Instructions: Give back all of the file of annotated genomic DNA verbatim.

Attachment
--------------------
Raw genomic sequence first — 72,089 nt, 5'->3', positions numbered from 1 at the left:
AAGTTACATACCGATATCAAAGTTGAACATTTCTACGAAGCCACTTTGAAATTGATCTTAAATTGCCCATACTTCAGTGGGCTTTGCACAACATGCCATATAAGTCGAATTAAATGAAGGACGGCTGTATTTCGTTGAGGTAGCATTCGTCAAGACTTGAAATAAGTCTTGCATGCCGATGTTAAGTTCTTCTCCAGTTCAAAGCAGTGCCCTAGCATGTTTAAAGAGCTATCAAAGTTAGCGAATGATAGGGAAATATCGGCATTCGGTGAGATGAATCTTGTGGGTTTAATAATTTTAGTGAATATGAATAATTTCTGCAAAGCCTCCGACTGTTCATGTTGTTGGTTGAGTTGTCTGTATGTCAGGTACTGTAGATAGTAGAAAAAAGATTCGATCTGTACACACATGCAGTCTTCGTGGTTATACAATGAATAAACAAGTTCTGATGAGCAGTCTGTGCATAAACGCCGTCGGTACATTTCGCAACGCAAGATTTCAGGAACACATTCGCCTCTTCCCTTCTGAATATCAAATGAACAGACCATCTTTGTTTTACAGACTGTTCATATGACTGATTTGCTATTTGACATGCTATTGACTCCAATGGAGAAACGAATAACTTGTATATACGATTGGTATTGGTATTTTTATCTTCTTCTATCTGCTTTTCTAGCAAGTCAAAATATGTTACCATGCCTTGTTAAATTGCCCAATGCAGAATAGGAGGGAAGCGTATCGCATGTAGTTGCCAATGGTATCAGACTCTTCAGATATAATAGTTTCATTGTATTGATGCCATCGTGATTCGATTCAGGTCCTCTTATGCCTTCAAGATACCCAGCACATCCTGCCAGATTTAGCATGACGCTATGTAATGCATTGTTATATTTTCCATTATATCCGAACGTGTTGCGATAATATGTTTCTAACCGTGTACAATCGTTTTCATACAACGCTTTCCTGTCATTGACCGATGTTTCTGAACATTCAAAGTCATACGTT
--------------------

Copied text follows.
Raw genomic sequence first — 72,089 nt, 5'->3', positions numbered from 1 at the left:
AAGTTACATACCGATATCAAAGTTGAACATTTCTACGAAGCCACTTTGAAATTGATCTTAAATTGCCCATACTTCAGTGGGCTTTGCACAACATGCCATATAAGTCGAATTAAATGAAGGACGGCTGTATTTCGTTGAGGTAGCATTCGTCAAGACTTGAAATAAGTCTTGCATGCCGATGTTAAGTTCTTCTCCAGTTCAAAGCAGTGCCCTAGCATGTTTAAAGAGCTATCAAAGTTAGCGAATGATAGGGAAATATCGGCATTCGGTGAGATGAATCTTGTGGGTTTAATAATTTTAGTGAATATGAATAATTTCTGCAAAGCCTCCGACTGTTCATGTTGTTGGTTGAGTTGTCTGTATGTCAGGTACTGTAGATAGTAGAAAAAAGATTCGATCTGTACACACATGCAGTCTTCGTGGTTATACAATGAATAAACAAGTTCTGATGAGCAGTCTGTGCATAAACGCCGTCGGTACATTTCGCAACGCAAGATTTCAGGAACACATTCGCCTCTTCCCTTCTGAATATCAAATGAACAGACCATCTTTGTTTTACAGACTGTTCATATGACTGATTTGCTATTTGACATGCTATTGACTCCAATGGAGAAACGAATAACTTGTATATACGATTGGTATTGGTATTTTTATCTTCTTCTATCTGCTTTTCTAGCAAGTCAAAATATGTTACCATGCCTTGTTAAATTGCCCAATGCAGAATAGGAGGGAAGCGTATCGCATGTAGTTGCCAATGGTATCAGACTCTTCAGATATAATAGTTTCATTGTATTGATGCCATCGTGATTCGATTCAGGTCCTCTTATGCCTTCAAGATACCCAGCACATCCTGCCAGATTTAGCATGACGCTATGTAATGCATTGTTATATTTTCCATTATATCCGAACGTGTTGCGATAATATGTTTCTAACCGTGTACAATCGTTTTCATACAACGCTTTCCTGTCATTGACCGATGTTTCTGAACATTCAAAGTCATACGTT